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Fulcrum Speed 40C wheelset review

14 Jun 2018

The Fulcrum Speed 40C’s are impeccable all-rounders that are a few design tweaks away from being hard to beat

Cyclist Rating: 
•Smooth easy to service hubs •Great breaking •Low weight •Comparatively good value
•Not compatible with tubeless tyres •Internal rim dimensions are a touch conservative

Despite Campagnolo being its parent company, Fulcrum’s wheelsets are not simply rebadged Campagnolo products designed to appeal to the users of Shimano or Sram groupsets.

While they share much of the same technology, Fulcrum products contain a lot of design features unique to them and the company presents a much broader range of products, serving more riding disciplines and more price points within those disciplines.

The Speed 40C clinchers sit at the premium end of Fulcrum’s road line, promising to provide much of the same performance as the 40T tubular wheels used by the WorldTour team Bahrain-Merida.

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On paper they should do just that: a claimed weight of 1420g is equal to or better than most of the Speed 40C’s rivals of a similar rim depth at this tier of the market.

The light overall weight is backed up by carbon front, aluminium rear, hubs that roll on ceramic bearings in an easy-to-service, cup-and-cone design; a 2:1 rear wheel lacing pattern that promises wheel stiffness, longevity and balance; and a rim shape attempting to blend aero efficiency and stability.

Another headline feature is something borrowed from Campagnolo: its AC3 brake track, a technology that uses lasers to scour away imperfections in the resin of the braking surface, then scribes subtle sipes into the track, similar to those on Zipp’s high-end wheels with Showstopper brake tracks.

The AC3 braking surface was the first attribute of the wheels that really made its presence felt when I put the wheels to test. Given my privileged position at Cyclist I am able to test plenty of carbon wheelsets and while carbon braking performance in general is only getting better, inter-brand variability in quality is still huge.

In this regard the Fulcrum Speed 40C wheels compare very well against many of their competitors - the sipes and scoured tracks produced powerful, consistent braking the equal of aluminium in the dry. Initial bite was reduced in the wet but total power remained high and consistent enough for me to have confidence in the wheels’ ability to safely slow down in grotty conditions.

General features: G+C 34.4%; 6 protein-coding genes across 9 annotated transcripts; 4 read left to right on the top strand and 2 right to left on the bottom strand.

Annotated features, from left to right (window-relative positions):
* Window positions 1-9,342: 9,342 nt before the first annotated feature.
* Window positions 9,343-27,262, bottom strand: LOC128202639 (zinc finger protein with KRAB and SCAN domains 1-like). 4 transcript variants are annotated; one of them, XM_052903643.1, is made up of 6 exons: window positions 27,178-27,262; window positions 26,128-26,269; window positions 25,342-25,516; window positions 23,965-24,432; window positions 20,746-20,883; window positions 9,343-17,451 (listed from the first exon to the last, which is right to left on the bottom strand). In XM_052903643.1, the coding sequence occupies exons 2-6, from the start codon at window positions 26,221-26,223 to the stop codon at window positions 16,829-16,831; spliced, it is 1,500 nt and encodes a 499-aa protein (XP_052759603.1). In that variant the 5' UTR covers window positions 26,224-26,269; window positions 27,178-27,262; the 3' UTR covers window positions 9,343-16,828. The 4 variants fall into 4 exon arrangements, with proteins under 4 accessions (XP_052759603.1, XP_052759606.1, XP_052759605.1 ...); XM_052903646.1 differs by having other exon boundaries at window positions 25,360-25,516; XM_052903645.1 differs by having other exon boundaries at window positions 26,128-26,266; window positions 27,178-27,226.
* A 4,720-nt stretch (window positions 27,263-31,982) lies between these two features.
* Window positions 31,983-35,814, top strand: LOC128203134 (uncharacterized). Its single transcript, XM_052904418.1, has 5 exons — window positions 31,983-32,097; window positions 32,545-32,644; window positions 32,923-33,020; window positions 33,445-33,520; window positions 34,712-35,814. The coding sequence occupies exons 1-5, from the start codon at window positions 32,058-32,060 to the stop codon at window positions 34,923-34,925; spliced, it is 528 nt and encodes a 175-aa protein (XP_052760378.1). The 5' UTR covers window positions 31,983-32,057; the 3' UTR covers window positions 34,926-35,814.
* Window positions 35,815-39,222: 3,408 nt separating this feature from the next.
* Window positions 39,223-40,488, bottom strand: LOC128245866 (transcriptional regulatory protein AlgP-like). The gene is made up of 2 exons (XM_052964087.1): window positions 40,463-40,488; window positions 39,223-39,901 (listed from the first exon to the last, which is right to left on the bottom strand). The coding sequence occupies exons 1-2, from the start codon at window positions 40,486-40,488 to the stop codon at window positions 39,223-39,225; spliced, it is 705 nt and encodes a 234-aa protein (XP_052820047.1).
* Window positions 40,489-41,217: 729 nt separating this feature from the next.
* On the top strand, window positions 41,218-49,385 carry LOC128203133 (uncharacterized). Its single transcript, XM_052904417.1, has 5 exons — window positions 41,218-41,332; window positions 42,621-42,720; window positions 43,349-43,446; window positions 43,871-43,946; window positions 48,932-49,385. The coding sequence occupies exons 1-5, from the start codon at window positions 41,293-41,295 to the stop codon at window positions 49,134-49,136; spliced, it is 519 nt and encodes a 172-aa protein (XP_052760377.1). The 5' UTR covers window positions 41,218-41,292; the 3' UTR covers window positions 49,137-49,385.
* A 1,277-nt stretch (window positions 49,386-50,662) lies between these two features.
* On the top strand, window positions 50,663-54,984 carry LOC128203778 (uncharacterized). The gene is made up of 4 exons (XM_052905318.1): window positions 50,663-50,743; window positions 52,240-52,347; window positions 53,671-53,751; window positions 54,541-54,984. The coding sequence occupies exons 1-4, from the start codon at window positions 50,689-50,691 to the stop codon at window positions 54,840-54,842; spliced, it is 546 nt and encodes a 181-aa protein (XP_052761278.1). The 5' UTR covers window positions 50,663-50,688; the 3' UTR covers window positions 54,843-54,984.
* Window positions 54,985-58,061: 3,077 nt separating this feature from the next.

Getting back up to speed was no fuss either. The weight of the wheels is exceptionally low and the rear hub in particular has several features geared towards promoting wheel stiffness, such as its oversized driveside flange and 2:1 lacing pattern, so the Speed 40C’s were very reactive and a pleasure to accelerate on.

Combined, the braking and acceleration of the Speed 40C’s would a have distinctive effect on the ride of any bike they were slotted into.

Rim depths of around 40mm are often touted as the ‘Goldilocks’ compromise of aero benefit, stability and weight. I’d always be inclined to opt for wheels at 40mm or deeper - while it is hard to perceive a huge difference in drag at this depth, it has little effect on weight or acceleration so an advantage, subtle or otherwise, may as well be had.

The pointier shape of the Speed 40C’s is slightly different to the now more common snub-nose designs that purport to be more stable in crosswinds, but as a heavier rider 40mm rims haven’t ever really been deep enough to misbehave for me in crosswinds anyway. The 40C’s felt no slower at higher speeds either, so I’d say they were just as aerodynamic as their competition.

An area where they may lag behind slightly is their internal rim width. The most progressive brands are going for 20mm+ internal dimensions, whereas the 40C’s measure to just 17mm. Fine for 25mm tyres, but go for anything wider with the aim of improving comfort or grip and that width tends to create a lightbulb shape that may undermine the aerodynamics of the rims.

Fulcrum says these wheels are aimed at racers, but proper racers would probably be on Fulcrum’s tubular equivalent to the 40C’s anyway. So surely Fulcrum has the scope to widen these wheels slightly and support the direction of the market, which is moving towards 28mm tyres as standard.

The Speed 40C’s are a prime candidate to make tubeless compatible too, as Fulcrum already constructs them with undrilled rim beds.

As it stands there are areas where the designs from other brands hold an advantage over the Speed 40C’s, but when you consider these wheels are significantly cheaper than a lot of those wheels they remain a compelling option anyway. Incorporating a couple of small design tweaks would be all that is needed to make it hard for me to recommend anything but the Fulcrum Speed 40C’s.

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